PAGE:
PRESIDENT Jacob Zuma must pay the R7.8m he owes for the Nkandla upgrades by September to comply with a Constitutional Court order.
He has 45 days in which to pay the money, following the Constitutional Court’s approval on Tuesday of the amount as stipulated by the National Treasury.
The National Treasury calculated that Zuma should pay 87.9% of the cost of five items deemed non-security by Public Protector Thuli Madonsela in her 2014 report, Secure in Comfort, on security upgrades amounting to R246m at Zuma’s homestead at Nkandla, in KwaZulu-Natal. This amounted to R7.8m. The Treasury last month submitted to the court the “reasonable percentage” it had determined.
Zuma had refused to take responsibility for the excessive spending, the ANC vilified Madonsela and there were raucous confrontations in Parliament between the ANC and the EFF, which taunted Zuma with the slogan: “Pay back the money”. Zuma offered to pay only after the EFF took him to court.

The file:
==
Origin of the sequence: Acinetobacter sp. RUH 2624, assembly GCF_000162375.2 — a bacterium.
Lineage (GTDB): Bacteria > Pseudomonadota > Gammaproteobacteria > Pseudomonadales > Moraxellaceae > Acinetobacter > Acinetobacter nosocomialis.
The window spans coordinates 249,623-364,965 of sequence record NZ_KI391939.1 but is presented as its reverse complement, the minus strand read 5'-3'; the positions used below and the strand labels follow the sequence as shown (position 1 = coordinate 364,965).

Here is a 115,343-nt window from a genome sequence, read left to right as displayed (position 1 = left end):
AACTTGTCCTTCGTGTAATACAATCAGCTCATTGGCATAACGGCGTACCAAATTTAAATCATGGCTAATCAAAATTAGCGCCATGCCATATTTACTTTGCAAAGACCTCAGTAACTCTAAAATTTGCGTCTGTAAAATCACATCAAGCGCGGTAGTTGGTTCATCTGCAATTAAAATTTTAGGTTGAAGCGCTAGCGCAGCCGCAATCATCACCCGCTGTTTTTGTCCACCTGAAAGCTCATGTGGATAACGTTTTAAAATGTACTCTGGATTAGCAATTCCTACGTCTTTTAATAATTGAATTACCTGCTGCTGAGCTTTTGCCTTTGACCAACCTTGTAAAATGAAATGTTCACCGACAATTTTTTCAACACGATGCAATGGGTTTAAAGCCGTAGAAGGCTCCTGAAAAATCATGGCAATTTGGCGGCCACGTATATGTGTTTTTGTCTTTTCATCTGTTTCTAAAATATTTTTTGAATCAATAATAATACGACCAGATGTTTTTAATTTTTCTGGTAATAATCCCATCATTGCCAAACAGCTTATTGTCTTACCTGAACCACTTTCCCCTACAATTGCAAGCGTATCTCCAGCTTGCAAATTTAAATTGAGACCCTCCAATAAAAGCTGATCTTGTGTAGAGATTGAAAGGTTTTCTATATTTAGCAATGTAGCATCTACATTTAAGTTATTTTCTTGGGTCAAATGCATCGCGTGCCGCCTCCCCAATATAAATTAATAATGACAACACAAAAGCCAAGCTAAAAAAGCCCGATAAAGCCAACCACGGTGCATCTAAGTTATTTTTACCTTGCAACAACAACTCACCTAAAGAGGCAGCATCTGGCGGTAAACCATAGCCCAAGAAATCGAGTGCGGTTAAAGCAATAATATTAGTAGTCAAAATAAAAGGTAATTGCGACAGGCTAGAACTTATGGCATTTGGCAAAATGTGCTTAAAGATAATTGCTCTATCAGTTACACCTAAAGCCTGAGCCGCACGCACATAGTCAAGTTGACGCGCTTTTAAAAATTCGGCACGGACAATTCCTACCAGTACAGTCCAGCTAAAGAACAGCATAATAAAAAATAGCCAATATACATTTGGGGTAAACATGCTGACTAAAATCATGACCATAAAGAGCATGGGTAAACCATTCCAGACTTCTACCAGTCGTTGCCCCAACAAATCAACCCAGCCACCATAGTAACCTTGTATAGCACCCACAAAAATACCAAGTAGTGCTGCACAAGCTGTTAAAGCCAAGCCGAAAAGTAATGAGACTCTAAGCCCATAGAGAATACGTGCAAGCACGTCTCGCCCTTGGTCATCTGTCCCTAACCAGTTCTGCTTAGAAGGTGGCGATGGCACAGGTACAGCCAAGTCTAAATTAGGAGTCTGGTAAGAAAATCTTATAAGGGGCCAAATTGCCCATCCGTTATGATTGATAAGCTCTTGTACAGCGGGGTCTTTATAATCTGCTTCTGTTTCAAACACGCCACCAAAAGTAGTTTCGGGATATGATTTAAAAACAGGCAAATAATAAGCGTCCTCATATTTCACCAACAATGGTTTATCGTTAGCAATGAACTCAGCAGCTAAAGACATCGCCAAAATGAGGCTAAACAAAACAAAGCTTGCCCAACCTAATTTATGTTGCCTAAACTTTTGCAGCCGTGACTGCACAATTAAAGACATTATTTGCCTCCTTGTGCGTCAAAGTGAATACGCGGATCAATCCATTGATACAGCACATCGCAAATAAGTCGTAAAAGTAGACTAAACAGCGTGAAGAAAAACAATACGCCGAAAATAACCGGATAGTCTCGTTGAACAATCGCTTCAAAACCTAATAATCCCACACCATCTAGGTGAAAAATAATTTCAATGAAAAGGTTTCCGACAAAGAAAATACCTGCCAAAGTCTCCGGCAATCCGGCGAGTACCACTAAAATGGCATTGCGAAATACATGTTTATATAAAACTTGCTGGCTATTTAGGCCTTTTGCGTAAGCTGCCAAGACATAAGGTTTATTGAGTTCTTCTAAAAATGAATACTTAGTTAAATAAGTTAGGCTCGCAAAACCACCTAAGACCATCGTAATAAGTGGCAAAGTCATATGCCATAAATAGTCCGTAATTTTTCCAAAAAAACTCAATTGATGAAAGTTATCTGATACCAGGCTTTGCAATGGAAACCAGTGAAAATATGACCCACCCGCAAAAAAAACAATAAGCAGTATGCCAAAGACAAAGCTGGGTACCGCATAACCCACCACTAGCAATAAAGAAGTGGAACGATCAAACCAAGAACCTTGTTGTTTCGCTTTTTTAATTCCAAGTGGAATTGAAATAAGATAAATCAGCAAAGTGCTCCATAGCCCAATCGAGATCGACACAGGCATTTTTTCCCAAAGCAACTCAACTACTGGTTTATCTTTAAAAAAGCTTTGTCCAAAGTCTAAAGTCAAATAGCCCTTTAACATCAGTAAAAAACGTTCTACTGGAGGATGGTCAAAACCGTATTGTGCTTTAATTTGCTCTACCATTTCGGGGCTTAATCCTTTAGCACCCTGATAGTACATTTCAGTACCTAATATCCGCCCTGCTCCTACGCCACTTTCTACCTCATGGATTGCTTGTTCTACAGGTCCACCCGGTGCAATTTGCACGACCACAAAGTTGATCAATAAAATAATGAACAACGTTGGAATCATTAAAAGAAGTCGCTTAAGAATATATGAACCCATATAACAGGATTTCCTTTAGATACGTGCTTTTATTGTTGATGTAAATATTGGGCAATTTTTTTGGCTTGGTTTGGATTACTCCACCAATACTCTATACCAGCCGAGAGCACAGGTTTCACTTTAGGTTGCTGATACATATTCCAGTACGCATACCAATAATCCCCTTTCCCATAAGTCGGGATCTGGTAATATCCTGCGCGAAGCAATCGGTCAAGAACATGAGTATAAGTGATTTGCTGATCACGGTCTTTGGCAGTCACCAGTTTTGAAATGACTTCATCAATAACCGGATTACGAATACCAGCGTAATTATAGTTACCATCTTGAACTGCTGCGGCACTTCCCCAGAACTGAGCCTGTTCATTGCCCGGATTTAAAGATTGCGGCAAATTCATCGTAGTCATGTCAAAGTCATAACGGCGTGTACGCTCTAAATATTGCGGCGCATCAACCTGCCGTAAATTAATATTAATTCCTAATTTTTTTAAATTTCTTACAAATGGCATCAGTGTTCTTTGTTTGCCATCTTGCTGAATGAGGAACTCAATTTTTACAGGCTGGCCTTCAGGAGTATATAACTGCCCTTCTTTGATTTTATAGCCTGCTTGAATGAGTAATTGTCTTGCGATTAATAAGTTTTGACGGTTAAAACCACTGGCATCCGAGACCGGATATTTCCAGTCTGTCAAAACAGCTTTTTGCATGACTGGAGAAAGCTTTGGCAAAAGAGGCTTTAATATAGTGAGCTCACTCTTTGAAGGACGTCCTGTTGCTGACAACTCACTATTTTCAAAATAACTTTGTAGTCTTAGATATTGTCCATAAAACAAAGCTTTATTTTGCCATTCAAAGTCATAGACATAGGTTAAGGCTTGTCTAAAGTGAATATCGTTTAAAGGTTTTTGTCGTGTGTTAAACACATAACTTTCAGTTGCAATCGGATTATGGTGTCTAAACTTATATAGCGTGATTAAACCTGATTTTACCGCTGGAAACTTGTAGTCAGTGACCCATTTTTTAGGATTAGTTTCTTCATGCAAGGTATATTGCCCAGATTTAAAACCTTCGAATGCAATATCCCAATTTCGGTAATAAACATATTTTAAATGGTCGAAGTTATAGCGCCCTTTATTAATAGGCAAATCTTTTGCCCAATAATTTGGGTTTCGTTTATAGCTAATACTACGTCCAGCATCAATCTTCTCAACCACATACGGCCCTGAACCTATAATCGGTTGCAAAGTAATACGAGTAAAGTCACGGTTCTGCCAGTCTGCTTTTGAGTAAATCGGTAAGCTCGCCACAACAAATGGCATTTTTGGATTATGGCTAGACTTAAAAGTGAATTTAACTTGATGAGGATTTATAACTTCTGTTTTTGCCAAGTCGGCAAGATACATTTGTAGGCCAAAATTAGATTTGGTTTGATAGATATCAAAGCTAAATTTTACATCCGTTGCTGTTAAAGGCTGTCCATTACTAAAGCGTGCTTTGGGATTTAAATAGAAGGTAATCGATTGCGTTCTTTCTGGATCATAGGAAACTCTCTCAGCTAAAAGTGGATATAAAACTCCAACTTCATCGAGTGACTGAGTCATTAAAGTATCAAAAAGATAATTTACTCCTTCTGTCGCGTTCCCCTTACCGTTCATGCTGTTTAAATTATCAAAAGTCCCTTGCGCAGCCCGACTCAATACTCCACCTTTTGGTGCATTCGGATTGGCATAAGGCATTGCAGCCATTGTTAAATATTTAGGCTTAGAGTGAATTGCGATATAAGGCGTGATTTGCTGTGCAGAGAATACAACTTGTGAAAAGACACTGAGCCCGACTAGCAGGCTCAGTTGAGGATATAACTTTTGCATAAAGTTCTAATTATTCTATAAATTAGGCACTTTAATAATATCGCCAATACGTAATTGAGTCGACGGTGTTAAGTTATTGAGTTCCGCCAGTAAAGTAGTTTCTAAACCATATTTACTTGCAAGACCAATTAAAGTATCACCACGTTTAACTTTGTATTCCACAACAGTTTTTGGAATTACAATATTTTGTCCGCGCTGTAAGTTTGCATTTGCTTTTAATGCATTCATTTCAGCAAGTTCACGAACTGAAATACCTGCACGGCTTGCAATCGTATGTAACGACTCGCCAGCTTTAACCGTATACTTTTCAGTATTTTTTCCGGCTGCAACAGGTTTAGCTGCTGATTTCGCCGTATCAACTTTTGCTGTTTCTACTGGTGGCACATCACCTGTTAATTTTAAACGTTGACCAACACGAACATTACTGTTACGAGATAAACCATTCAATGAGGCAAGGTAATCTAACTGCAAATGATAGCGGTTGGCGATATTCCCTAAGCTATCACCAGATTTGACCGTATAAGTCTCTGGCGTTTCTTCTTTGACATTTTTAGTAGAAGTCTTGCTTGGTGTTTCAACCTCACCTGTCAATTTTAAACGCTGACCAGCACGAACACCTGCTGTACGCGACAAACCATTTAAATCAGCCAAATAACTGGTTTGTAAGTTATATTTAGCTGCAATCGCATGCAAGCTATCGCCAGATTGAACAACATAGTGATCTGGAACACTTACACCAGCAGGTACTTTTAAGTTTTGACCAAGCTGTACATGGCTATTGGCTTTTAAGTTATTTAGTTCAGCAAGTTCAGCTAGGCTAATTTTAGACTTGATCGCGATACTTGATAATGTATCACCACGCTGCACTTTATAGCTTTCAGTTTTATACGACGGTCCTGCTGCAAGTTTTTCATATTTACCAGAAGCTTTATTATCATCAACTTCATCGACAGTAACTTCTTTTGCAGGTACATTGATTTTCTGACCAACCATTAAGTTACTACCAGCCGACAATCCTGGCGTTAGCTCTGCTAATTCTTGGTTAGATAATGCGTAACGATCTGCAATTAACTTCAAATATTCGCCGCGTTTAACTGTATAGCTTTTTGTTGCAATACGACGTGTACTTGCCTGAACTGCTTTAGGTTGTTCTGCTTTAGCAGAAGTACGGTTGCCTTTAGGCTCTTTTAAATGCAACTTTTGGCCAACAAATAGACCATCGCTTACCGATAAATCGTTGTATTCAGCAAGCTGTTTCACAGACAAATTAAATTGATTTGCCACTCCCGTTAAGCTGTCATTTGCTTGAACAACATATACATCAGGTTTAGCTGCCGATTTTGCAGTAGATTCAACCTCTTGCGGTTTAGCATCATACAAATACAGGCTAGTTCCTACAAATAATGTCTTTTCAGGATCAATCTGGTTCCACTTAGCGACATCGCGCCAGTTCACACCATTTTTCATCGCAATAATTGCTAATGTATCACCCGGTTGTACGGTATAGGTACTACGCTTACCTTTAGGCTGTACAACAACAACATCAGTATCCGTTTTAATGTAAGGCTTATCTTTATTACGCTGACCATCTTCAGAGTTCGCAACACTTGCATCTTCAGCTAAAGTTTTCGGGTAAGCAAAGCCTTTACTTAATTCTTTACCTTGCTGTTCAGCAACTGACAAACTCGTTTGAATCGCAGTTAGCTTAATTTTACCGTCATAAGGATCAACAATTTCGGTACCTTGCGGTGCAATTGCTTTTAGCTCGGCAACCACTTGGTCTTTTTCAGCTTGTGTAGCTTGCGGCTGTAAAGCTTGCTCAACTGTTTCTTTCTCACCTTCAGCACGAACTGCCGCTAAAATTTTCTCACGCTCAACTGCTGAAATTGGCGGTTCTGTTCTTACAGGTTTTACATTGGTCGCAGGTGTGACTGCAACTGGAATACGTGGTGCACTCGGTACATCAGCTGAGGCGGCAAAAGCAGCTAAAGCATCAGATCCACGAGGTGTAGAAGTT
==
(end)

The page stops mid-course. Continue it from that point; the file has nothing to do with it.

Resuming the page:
In a Constitutional Court judgment handed down at the end of March, Zuma was found to have failed to uphold, defend and protect the Constitution in his handling of Madonsela’s report on Nkandla.
The amount determined by the Treasury was reached through a rigorous process involving two firms of quantity surveyors and a panel of six experts from the South African Institution of Civil Engineering (SAICE) and the Association of South African Quantity Surveyors. (ASAQS). They had volunteered their services and the Treasury accepted to ensure “objectivity” and “maintain independence” in the process. The two firms did not have contact with one another and held site visits separately.
The Public Works Department was asked to provide construction and engineering drawings to aid the quantity surveyors. However, according to the Treasury report, some of the drawings provided were incomplete, incorrect or not reflective of what was actually built.
The costs of the five items — the visitors’ centre, swimming pool, amphitheatre, cattle kraal and chicken run — were estimated at 2016 prices and adjusted for 2009 values, as that is when the construction took place.
At the time the Constitutional Court ordered that Zuma “personally pay the amount determined by the Treasury” within 45 days of the court approving the Treasury’s report.